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Stuck bolt in chassis of Triumph spitfire 1500

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Hi there,

I am an 18 year old car enthusiast currently restoring a 1980 triumph spitfire 1500 and need some help. I have recently removed the shell and stripped all the gunk and grime off the chassis and given it a new lick of paint. I have however one issue. There are 10 or so chassis bolts that mount the shell to the chassis and I have removed every single one but one. The bolt I am struggling with is in the front offside outrigger that is below the bulkhead. As you may be aware, there are two bolts here. One outboard of the chassis that is not in a threaded shaft and bolts all the way through the chassis to a nut on the bottom side. The bolt that is inboard on the front chassis outrigger, however, is a bolt that runs through a threaded lip on the chassis in the outrigger. This inboard bolt is stuck fast, the head has sheered off, and I am unsure if to drill it out and recut the tread in the lip or something else. I have applied mole grips with the tightest grip possible but I can't get it to budge. I am worried about damaging the chassis without good reason to as well as the crack that is around the stuck bolt.

I have attached a few pictures and I would be very grateful for any advice I can be given on how to tackle the problem.

Fin McCaig








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Ok, thanks for the help, I have applied heat but it wasn't budging. Maybe it needs more???!!! I will try the pilot hole.

Please can you explain what you meant by :

6 minutes ago, Pete Lewis said:

tapping drill size for 3/8unf  8.5mm     5/16   unf   6.9mm  

I know the bolt is a 5/16 unf but what do you mean with the tapping drill bit?

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+1 for lots of heat; don't round it off any further as you need that stub to get any kind of grip on it. Tap it gently on the top, quickly and repeatedly with a small hammer, set up a good rhythm as the vibrations can often break the seal. Tightening it as well as loosening it, just gently back and forth with no great pressure can also free it up.

If you have to drill it out use a very small drill followed by progressively bigger; often the heat will break it free so each time you drill try it again. Last one I did was paper thin by the time it freed up, but there I was able to gently hammer the edges of the bolt away from the surround metal by collapsing it into the hole I'd drilled.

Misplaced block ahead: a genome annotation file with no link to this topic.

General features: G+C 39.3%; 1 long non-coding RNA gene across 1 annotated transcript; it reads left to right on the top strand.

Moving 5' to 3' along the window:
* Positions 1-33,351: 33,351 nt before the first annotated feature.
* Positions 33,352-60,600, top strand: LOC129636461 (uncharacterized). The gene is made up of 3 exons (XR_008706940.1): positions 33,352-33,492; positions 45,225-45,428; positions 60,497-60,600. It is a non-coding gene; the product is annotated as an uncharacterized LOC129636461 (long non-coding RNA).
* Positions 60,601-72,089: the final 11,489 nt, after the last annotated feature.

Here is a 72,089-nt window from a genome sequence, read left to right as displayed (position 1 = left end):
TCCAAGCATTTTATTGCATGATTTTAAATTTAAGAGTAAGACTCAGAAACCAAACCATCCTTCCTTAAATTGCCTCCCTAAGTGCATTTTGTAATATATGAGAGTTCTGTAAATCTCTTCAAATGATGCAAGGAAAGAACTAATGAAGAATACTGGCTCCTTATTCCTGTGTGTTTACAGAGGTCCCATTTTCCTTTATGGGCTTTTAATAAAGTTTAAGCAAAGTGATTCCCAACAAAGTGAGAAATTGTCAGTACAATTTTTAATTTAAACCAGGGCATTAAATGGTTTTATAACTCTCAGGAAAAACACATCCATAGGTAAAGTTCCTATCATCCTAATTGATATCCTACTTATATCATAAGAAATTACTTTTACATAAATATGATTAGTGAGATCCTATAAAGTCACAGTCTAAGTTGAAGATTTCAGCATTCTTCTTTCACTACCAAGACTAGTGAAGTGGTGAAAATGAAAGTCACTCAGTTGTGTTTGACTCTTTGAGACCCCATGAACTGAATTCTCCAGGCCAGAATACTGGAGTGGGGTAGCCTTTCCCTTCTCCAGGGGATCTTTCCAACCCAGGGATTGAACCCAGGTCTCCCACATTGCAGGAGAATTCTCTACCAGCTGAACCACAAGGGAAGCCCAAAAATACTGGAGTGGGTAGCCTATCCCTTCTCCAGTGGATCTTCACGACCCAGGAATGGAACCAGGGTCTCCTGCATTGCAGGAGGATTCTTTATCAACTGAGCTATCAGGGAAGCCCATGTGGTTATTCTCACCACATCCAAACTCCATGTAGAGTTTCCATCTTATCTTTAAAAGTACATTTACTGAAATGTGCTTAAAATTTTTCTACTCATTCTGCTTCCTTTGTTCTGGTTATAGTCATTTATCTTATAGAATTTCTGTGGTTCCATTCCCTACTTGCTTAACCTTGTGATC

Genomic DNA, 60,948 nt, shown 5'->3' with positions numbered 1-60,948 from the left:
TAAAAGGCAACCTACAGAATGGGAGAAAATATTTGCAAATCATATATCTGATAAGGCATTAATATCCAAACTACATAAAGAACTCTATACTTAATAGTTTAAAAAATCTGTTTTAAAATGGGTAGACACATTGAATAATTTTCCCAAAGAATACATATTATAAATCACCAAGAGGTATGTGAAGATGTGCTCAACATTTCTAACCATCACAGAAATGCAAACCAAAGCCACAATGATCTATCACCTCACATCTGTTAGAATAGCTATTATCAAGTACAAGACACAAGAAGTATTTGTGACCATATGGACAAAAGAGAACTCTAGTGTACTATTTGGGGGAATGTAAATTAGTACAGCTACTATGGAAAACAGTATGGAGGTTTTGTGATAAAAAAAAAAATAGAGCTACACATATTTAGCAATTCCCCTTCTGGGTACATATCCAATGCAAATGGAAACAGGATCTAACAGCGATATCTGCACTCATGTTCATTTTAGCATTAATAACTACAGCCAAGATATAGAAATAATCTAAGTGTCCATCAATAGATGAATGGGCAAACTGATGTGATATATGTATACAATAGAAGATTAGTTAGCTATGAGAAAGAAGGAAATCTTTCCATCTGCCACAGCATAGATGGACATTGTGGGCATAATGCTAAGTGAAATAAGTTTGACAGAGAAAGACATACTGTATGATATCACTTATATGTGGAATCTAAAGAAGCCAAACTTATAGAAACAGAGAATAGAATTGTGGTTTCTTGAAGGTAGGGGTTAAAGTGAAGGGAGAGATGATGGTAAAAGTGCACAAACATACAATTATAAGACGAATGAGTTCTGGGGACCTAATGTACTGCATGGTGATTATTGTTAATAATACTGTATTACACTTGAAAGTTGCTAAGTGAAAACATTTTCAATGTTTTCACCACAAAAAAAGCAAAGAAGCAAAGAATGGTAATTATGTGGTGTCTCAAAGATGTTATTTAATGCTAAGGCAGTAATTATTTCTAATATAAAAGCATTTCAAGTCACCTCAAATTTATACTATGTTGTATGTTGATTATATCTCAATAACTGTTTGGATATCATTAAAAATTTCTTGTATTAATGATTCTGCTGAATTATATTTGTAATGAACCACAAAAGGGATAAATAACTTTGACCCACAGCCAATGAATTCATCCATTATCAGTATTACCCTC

Worst case scenario is retap the hole or else helicoil it.


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Make sure you have it well soaked in penetrating (not WD40) or diesel (seriously) and leave it to work (patience) along with the tapping and heat.  Worry not, we have all been there.  I know about all the 'rules' but I am not that far from you and tel nos is in the book if needed.  From the look of the chassis in the bottom photo doing well so far.


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Ok so I have managed to get the bolt out thanks to your help but now have a new issue! I have now discovered that the threaded piece is a nut thing that was internally welded to the inside of the outrigger. The cracks that I previously spoke about are now clear and attached are a few pictures. Please can I have some advice on what to do now? The nut has half broken away but I was thinking that that might not matter because if a new bolt is put through it will pull the nut back to its original place??




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Best option would be to weld it back first. It might be strong enough to pull back into place - try bolting something to it, a spare piece of metal or odd bracket, before you refit the body and see how strong it is; if it shears, well it's better that way than with the body on, and you'll have to replace it anyway. If it pulls tight again without breaking off completely that's a good opportunity for a small tack of weld to hold it in place.

You can get threaded inserts (Rivnuts?) to replace it, but you'll have to buy the fixing tool as well. If you don't have access to a welder I'm wondering if there's any kind of adhesive that would hold as well as welding?

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Thanks for the help. I will be able to get hold of someone to weld potentially in normal situations however I will struggle at this point in time. Therefore, would a form of JB Weld work. Definitely a bodge but would it work and be safe enough?


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Given that the bolt was rusted in, and the original weld to make the nut captive was cracked, there's so much corrosion about that JB can't adhere to solid metal.

An alternative would be a Rivnut if you have the kit to do it.

I know it would be good to finish the chassis before moving on, but it might be best to.make note, move on and finish this detail when the crisis is over.

Good luck!

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14 hours ago, JohnD said:

Was there really an episode of Binky where the fitted a Rivnut instead of a welded-in captive nut?

Nick must have been away!

The whole series is worth watching, Fin, if you haven't!

I have watched all of the available episodes and am waiting impatiently for the next one! The finish is just superb so far!

I've also watched Escargo - with a new one due out tomorrow. 

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